Traditional dentures were commonly used in dentistry during a time where there were no better options. They provided patients with a removable set of teeth that restored minimal form and function to the patients mouth. This treatment came with inherent problems due to the denture design; ranging from progressive bone loss, to instability, dentures were far from an ideal, long-term treatment. In order to improve on traditional dentures, overdentures were invented to help keep the dentures in place. Other benefits not found in traditional dentures include improved support, stability, retention and tactile sensation, as well as no bone loss when compared to conventional dentures. Your chewing strength can even increase by up to 300 percent.
The most valuable improvement made by implant dentures is their ability to stabilize and keep the dentures in place. The effect of the implants prevents the movement of the denture with respect to the gums, which makes it easier for the patients to speak and chew.
The design of an overdenture will depend on the number of implants supporting it. With two implants (usually placed in the positions of the canine teeth), overdentures will likely have the same design as conventional dentures. But when more implants are used and connected with a bar, the denture flanges (extensions) can be reduced and the palate of an upper denture can be removed. The implants provide significantly more stability, comfort, and biting force to the denture. This allows for better sensation of food on the roof of the mouth and a less cumbersome feel.
What are the health effects of Implant Dentures?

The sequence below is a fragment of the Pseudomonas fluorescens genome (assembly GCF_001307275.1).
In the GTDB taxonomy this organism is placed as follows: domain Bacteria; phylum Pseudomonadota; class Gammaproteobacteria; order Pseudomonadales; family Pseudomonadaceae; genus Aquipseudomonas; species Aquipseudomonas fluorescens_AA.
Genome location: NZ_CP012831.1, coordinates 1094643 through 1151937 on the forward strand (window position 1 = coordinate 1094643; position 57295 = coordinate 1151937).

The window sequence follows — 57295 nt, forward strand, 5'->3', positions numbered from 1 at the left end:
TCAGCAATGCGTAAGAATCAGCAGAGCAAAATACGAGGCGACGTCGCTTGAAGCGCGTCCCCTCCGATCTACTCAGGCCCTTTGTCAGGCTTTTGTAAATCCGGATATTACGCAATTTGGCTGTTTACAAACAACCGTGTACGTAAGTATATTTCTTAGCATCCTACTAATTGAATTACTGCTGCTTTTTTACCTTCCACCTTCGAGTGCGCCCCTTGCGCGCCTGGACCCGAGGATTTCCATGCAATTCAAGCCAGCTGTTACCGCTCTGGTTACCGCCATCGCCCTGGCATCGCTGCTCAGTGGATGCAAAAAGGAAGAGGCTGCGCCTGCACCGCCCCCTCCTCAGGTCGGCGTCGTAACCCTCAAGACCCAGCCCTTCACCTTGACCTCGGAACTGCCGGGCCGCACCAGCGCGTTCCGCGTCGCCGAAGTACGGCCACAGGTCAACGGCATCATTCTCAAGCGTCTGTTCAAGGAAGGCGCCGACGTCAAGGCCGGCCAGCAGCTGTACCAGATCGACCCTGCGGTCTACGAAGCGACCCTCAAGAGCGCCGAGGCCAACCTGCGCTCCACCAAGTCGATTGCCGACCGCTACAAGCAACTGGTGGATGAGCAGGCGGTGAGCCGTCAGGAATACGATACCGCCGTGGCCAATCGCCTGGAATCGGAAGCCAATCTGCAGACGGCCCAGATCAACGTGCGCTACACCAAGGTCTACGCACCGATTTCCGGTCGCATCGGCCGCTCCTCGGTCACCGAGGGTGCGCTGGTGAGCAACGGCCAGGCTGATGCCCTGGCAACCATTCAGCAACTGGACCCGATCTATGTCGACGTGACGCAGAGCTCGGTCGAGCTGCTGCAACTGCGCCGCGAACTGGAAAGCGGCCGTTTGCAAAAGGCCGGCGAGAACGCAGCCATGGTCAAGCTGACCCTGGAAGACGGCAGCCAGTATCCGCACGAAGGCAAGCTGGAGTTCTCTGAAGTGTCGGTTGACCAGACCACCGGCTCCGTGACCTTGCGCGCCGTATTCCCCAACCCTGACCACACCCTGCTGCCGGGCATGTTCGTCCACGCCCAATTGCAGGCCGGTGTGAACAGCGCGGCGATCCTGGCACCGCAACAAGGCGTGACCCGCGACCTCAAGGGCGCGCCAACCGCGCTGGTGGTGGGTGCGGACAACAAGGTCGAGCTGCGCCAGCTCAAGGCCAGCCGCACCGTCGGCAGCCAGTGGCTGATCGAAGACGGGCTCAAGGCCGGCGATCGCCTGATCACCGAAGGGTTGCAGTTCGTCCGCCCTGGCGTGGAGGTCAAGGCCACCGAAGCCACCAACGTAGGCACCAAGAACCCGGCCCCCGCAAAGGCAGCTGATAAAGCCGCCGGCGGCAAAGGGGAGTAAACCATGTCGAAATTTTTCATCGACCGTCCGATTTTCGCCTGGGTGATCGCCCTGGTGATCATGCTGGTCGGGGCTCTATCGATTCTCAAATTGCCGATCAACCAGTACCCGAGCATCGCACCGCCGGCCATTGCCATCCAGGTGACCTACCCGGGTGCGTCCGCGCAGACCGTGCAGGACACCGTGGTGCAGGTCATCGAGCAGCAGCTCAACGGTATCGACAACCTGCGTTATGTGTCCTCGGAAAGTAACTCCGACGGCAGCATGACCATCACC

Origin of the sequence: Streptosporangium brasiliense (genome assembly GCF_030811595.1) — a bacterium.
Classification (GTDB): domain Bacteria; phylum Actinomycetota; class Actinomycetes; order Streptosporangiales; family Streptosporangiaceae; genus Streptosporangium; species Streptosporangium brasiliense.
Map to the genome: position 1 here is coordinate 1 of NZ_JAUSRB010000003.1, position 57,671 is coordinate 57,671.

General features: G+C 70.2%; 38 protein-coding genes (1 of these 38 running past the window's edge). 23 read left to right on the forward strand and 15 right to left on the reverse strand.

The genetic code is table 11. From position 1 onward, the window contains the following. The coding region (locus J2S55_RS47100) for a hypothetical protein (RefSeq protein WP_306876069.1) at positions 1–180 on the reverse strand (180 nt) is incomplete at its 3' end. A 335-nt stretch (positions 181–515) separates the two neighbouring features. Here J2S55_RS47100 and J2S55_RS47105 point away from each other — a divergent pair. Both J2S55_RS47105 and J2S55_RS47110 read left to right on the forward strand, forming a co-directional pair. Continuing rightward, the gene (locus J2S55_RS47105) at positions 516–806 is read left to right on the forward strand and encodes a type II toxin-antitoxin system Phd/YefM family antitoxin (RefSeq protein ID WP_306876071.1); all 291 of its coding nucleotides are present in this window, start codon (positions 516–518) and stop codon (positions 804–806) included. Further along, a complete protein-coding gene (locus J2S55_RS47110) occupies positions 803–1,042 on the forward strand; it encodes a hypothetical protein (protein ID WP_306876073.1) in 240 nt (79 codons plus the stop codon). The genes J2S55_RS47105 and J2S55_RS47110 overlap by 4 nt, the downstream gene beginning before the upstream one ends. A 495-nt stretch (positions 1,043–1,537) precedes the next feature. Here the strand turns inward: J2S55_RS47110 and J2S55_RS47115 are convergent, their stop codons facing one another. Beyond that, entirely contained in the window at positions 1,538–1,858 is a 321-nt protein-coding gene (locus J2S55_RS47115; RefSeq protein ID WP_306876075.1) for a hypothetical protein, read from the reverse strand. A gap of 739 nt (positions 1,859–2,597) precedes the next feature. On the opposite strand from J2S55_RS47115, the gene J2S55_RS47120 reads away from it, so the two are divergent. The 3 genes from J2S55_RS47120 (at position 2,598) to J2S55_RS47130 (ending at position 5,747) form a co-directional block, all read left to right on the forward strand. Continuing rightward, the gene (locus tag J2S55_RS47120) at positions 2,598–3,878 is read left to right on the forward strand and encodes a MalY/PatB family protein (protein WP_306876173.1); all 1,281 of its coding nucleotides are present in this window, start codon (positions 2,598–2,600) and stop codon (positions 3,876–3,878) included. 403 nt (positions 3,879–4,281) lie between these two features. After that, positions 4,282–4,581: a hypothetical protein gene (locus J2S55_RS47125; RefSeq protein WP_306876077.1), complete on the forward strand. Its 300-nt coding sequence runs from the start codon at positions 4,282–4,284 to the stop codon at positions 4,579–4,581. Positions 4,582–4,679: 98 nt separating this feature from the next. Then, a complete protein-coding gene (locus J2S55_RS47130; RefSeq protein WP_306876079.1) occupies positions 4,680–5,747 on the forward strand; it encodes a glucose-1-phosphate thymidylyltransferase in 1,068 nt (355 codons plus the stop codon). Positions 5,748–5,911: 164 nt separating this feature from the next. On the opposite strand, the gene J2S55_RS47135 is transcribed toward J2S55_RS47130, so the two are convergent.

Most patients who wear dentures are unaware of the fact that they are losing bone and gum tissue. Natural teeth, generally, do an adequate job of stimulating bone tissue, which prevents the bone from resorbing. Once the teeth are gone, there is nothing to prevent the bone tissue from decreasing and dentures have been known to accelerate the resorbtion process. A solution to this problem is the addition of implants. With implant overdentures, the resorption process is slowed due to the fact that the implants stimulate the bone tissue, to some degree. While implant overdentures are not as effective at stopping bone resorption as implant bridges, they do a significantly better job than dentures alone.
How should denture implants be maintained?
Denture patients without teeth should maintain their dentures and expect to see a hygienist every 12 months. However, implant dentures will be expected for recare every 6 months, due to the involvement of implants. In those appointments, dentures will be polished and cleaned of any bacteria or fungus. When the surface of the denture is smooth, it becomes unattractive for plaque and bacteria. The same applies to removable appliances that contain acrylic.
In the case of overdentures, there are movable parts and plastic inserts so replacement of inserts may be necessary every 6-12 months. Poorly constructed overdentures may be very expensive to maintain, as some of these mobile parts will wear quicker than they were designed to. It is not difficult to find patients who have had poorly designed overdentures and implant distribution, where the replacement of clips occurs within a couple of weeks of the insertion. Therefore, it becomes very important to see a dentist who can think the design through and make sure the attachments are well distributed in order to optimize the results.
Major Dental Clinics prosthodontists have extensive training and experience in all aspects of dentures and implant dentistry, which allows them to create natural-looking, precision-fit, implant-supported dentures and partials.
Are there other treatment options I should consider?
While implant overdentures are a great step-up from traditional dentures in terms of stability, comfort, and technology, the best denture alternative that modern dental medicine has to offer is an implant bridge. Implant bridges are commonly known as “All-on-4 Dental Implants” or “All-on-4 Immediate Implants”.